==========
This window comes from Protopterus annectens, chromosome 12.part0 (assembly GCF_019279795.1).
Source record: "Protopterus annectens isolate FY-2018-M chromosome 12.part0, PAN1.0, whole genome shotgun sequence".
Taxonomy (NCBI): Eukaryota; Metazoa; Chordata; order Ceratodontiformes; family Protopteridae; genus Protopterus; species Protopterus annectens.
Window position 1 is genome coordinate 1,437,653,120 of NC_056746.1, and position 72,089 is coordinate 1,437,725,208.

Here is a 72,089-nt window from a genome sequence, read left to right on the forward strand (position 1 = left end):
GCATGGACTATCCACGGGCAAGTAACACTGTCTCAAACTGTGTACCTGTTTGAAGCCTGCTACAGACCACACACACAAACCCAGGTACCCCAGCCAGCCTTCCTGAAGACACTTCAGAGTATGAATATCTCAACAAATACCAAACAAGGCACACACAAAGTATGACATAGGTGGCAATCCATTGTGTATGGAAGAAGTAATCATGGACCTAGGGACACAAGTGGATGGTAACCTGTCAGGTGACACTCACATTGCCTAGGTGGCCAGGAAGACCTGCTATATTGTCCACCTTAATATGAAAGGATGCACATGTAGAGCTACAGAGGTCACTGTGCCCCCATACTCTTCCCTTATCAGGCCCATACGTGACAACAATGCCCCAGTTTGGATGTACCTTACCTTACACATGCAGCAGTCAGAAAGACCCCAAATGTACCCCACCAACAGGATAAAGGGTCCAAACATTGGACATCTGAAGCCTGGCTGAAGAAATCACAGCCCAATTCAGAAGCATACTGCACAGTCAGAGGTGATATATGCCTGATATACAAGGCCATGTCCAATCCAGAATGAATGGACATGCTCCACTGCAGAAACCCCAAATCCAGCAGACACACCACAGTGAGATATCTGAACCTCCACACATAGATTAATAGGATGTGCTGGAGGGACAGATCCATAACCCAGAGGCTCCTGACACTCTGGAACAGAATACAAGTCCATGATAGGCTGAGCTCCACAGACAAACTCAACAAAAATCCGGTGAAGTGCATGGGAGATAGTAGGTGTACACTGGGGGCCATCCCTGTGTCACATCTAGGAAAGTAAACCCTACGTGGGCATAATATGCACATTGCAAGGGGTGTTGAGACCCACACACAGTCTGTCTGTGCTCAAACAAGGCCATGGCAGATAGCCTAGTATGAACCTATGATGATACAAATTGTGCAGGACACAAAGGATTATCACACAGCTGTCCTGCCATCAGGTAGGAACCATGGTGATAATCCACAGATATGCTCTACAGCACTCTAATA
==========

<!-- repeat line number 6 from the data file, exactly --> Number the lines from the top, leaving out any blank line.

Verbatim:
GCATGGACTATCCACGGGCAAGTAACACTGTCTCAAACTGTGTACCTGTTTGAAGCCTGCTACAGACCACACACACAAACCCAGGTACCCCAGCCAGCCTTCCTGAAGACACTTCAGAGTATGAATATCTCAACAAATACCAAACAAGGCACACACAAAGTATGACATAGGTGGCAATCCATTGTGTATGGAAGAAGTAATCATGGACCTAGGGACACAAGTGGATGGTAACCTGTCAGGTGACACTCACATTGCCTAGGTGGCCAGGAAGACCTGCTATATTGTCCACCTTAATATGAAAGGATGCACATGTAGAGCTACAGAGGTCACTGTGCCCCCATACTCTTCCCTTATCAGGCCCATACGTGACAACAATGCCCCAGTTTGGATGTACCTTACCTTACACATGCAGCAGTCAGAAAGACCCCAAATGTACCCCACCAACAGGATAAAGGGTCCAAACATTGGACATCTGAAGCCTGGCTGAAGAAATCACAGCCCAATTCAGAAGCATACTGCACAGTCAGAGGTGATATATGCCTGATATACAAGGCCATGTCCAATCCAGAATGAATGGACATGCTCCACTGCAGAAACCCCAAATCCAGCAGACACACCACAGTGAGATATCTGAACCTCCACACATAGATTAATAGGATGTGCTGGAGGGACAGATCCATAACCCAGAGGCTCCTGACACTCTGGAACAGAATACAAGTCCATGATAGGCTGAGCTCCACAGACAAACTCAACAAAAATCCGGTGAAGTGCATGGGAGATAGTAGGTGTACACTGGGGGCCATCCCTGTGTCACATCTAGGAAAGTAAACCCTACGTGGGCATAATATGCACATTGCAAGGGGTGTTGAGACCCACACACAGTCTGTCTGTGCTCAAACAAGGCCATGGCAGATAGCCTAGTATGAACCTATGATGATACAAATTGTGCAGGACACAAAGGATTATCACACAGCTGTCCTGCCATCAGGTAGGAACCATGGTGATAATCCACAGATATGCTCTACAGCACTCTAATA